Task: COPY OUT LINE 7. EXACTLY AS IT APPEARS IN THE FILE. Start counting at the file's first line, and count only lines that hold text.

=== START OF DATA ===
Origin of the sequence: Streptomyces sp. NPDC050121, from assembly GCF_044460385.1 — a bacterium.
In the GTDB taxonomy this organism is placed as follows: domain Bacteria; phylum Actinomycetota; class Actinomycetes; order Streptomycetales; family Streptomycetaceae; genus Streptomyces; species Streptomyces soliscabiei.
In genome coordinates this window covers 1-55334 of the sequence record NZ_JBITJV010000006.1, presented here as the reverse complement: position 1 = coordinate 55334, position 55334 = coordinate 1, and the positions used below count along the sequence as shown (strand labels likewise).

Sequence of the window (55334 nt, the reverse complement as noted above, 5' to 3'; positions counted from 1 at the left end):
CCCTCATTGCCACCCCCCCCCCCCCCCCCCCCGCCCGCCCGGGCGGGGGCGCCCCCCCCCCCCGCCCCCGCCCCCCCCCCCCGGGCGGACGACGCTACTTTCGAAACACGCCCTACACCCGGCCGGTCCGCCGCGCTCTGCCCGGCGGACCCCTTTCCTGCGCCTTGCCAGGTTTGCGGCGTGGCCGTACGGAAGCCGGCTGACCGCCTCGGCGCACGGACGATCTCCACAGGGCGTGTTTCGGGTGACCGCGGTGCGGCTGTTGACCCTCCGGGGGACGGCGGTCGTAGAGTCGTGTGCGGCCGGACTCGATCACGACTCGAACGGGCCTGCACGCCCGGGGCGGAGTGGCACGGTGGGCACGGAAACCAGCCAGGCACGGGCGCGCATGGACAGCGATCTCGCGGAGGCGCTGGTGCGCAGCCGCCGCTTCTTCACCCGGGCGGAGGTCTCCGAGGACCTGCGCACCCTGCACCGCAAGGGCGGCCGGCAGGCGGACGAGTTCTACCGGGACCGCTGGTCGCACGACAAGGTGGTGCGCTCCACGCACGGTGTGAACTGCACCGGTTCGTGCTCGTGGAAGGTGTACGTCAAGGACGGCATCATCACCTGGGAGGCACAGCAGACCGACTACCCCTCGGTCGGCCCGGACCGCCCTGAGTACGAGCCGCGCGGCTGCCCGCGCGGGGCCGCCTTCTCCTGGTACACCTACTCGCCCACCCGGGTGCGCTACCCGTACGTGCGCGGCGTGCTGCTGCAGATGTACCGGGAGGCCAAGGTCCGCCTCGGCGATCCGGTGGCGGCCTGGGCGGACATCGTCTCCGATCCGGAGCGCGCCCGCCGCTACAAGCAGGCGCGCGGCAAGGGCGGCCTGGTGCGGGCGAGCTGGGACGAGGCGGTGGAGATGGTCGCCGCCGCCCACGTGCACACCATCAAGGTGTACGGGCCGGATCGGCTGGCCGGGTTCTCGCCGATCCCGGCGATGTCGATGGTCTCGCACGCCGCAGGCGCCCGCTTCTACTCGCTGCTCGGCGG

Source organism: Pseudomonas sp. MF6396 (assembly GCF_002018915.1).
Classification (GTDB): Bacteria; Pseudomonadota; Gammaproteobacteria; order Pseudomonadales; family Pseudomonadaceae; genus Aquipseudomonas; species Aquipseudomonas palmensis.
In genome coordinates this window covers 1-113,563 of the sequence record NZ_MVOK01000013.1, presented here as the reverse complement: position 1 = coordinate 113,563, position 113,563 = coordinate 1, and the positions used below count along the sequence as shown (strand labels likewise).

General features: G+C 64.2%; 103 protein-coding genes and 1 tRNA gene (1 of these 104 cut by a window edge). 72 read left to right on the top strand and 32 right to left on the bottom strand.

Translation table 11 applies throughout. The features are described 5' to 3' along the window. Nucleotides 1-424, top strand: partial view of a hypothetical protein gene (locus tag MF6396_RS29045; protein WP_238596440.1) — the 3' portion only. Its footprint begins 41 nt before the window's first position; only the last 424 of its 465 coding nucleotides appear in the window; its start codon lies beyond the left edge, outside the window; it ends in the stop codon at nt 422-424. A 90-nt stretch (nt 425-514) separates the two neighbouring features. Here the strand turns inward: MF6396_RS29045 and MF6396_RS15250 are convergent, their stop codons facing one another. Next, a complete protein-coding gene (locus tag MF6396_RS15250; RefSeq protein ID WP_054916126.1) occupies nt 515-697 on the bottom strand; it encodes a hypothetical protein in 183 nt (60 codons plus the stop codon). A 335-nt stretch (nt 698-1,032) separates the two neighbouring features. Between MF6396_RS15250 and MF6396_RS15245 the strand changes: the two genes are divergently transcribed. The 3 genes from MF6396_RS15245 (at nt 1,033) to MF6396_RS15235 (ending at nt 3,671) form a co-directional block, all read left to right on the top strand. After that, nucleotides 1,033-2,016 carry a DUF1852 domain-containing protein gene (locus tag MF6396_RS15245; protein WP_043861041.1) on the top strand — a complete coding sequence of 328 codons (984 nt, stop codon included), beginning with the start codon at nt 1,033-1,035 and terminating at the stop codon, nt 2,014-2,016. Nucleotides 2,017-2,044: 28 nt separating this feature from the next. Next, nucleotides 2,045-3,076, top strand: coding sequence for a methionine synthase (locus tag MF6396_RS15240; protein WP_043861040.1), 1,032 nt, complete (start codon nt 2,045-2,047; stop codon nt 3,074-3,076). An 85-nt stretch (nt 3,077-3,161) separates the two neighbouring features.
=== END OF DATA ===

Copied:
Classification (GTDB): Bacteria; Pseudomonadota; Gammaproteobacteria; order Pseudomonadales; family Pseudomonadaceae; genus Aquipseudomonas; species Aquipseudomonas palmensis.